in my recovery from this episode of PTSD and depression. I didn't plan it this
way, but I ended up posting a farewell letter to my lost friend on the 31st
anniversary of Barbara's death. I don't entertain much if any hope that she
will read what I wrote. I needed to write it, and I needed to send it — mostly
so I can tell myself that I did everything I could to try to apologize, to try
to explain, to try to fix things. I am sad that our relationship ended the way
it did. I am sad that some of the lessons I learned (listed below) came at the
cost of this friendship, and that I was not the only one who ended up paying
I do not need my lost friend to read the letter to provide closure, and I
think that conclusion will stand even if she sends it back unopened. (Update:
As she signed for it at the post office, I know she received it.) Of course I
hope she will read it, which would be miracle enough (a positive response would
herald the Second Coming). My mailing the letter was analogous to going through
the exit door of a theater: it's soundproof, so once outside, pounding on the
door and shouting does no good. There is no handle on the exterior of the door,
and quite honestly, were the door to open from the inside, there is little
appeal in going back into a dark place. The only healthy way forward is to let
the door close entirely on this part of my life.
I have learned many lessons from all of this. In no particular order, here
are a few:
• Love and appreciate the people who love and appreciate you. And do your
best to show it.
• It is important to cultivate gratitude. In some ways I think gratitude
saved me from the much darker and more quickly dangerous type of depression
that I went through 30 years ago.
• There are some wonderful people in this world. I owe so much not just to
Mr Mo, but also to a handful of very kind other people whom I love, and
especially to that helpful mutual friend who was willing to listen and to talk
to me frankly when I most needed it.
• Music is extremely powerful and evocative.
• Alcohol is not helpful.
• It is important to assess emotional risks along with everything else when
making major decisions. Feeling detached and uprooted contributed to becoming
depressed, and doubtless made me more vulnerable to PTSD.
• Forgive others. I thought about the few people in my life whom I hadn't
fully forgiven and hopefully have finally done so now. And I thought about how
little I know about what other people are going through that could explain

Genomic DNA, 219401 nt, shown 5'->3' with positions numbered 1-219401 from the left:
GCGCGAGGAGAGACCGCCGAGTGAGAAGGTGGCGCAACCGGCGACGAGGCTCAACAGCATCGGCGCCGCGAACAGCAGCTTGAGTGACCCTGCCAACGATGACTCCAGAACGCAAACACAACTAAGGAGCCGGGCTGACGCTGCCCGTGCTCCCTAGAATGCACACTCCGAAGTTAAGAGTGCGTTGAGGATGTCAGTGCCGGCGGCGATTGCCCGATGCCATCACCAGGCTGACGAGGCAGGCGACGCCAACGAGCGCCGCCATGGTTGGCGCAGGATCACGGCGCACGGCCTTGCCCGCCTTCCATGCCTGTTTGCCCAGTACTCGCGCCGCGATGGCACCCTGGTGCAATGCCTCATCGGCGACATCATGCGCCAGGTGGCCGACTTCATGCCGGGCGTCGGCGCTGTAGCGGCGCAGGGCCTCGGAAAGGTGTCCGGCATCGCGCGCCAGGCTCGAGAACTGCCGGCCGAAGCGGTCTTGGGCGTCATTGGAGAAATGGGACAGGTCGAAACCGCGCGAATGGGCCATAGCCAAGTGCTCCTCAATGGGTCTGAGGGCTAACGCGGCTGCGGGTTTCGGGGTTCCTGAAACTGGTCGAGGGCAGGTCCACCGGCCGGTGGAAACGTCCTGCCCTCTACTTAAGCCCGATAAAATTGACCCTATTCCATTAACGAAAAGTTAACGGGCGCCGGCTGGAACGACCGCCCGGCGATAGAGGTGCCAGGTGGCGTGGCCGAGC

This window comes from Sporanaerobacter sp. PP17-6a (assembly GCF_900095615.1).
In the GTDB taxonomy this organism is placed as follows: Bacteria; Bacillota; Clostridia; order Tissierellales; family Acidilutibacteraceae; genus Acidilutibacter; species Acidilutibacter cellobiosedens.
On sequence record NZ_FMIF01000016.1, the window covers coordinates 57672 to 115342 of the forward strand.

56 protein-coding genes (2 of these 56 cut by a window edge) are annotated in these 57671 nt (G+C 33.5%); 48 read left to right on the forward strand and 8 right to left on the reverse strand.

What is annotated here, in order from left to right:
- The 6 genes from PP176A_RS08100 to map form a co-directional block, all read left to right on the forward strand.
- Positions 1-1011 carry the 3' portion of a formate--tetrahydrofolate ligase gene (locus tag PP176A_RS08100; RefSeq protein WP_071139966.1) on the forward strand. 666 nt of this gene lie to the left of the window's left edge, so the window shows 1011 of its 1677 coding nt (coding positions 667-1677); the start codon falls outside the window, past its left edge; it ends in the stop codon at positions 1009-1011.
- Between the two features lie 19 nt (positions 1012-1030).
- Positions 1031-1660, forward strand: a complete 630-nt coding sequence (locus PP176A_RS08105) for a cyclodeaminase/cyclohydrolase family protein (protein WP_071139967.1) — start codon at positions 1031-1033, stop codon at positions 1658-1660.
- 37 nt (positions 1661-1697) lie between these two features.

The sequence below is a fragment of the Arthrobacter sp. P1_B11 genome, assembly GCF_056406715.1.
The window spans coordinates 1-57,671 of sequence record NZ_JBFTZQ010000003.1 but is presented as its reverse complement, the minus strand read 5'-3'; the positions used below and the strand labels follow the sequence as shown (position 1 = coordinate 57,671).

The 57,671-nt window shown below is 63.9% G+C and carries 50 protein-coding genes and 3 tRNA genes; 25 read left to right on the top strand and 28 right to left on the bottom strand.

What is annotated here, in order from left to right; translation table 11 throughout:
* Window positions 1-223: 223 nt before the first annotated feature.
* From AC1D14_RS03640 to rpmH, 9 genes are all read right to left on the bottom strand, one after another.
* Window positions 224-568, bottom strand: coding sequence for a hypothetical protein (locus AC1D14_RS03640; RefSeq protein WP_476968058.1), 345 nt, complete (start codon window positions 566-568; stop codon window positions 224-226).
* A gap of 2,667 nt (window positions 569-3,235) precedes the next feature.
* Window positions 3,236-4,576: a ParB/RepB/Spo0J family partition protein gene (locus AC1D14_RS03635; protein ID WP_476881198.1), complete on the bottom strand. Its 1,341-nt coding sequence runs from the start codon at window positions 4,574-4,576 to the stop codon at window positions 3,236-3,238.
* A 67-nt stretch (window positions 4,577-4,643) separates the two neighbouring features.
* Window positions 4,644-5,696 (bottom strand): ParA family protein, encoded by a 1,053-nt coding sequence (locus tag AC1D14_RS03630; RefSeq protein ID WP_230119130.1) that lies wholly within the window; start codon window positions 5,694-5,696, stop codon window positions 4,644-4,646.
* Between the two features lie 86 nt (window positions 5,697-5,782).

behavior that I might find hard to handle.
• I also thought about and forgave myself for the one particular instance in
which I had to cut off someone from my life. (I didn't have much choice — I was
only 14 years old, and my parents and bishop and other adults insisted that I
stop communicating with a very troubled girl who'd been my roommate at a BYU
summer program… but I still lived that as a huge personal failure for many
• If someone, such as a psychologist, suggests that you are depressed,
• Being too busy, as in workaholism, can be a masking behavior, a way to
avoid taking the time to truly look at what is happening (both inside and
• Stonewalling behavior is very, very damaging to both the one stonewalling
and the one being stonewalled.
• It is never too late to say you're sorry, at least for your own peace of
mind, even if the apology cannot fix things.
I may add to the list later on (I am sure there are other lessons I've
gotten from this), but I will end for now with this: About 34.5 years ago I
wrote a man a letter in which I apologized for my stonewalling behavior. Just
before I started dating him, I had gone through two heart-wrenching romances,
and the one with him seemed to have started in the same manner, with lots of
obvious mutual interest and attraction right away. I couldn't stand the thought
of being burned again — and this even though I'd had a very clear impression
that I would end up marrying him! But instead of talking things over, I started
avoiding the man, who ultimately got the message and went away.
Anyway, a year after I'd dumped him, I sent the letter to his last known
address. I had no idea where he was, and for all I knew, he could have already
been married — I was not writing to pursue him nor to try to renew the
relationship. I simply and very sincerely wanted to apologize for not
communicating and for having treated him so poorly.
He wrote back. It was and remains the greatest second chance that anyone
could have ever hoped or prayed for. (It was only recently that I realized that
he, too, must have wanted a second chance with me as well.) I remain grateful
that the person who is and ever will be the most important person in my life,
the one whom I love and appreciate more than my generally undemonstrative self
tends to say or show — he wrote back. I cannot ask for more.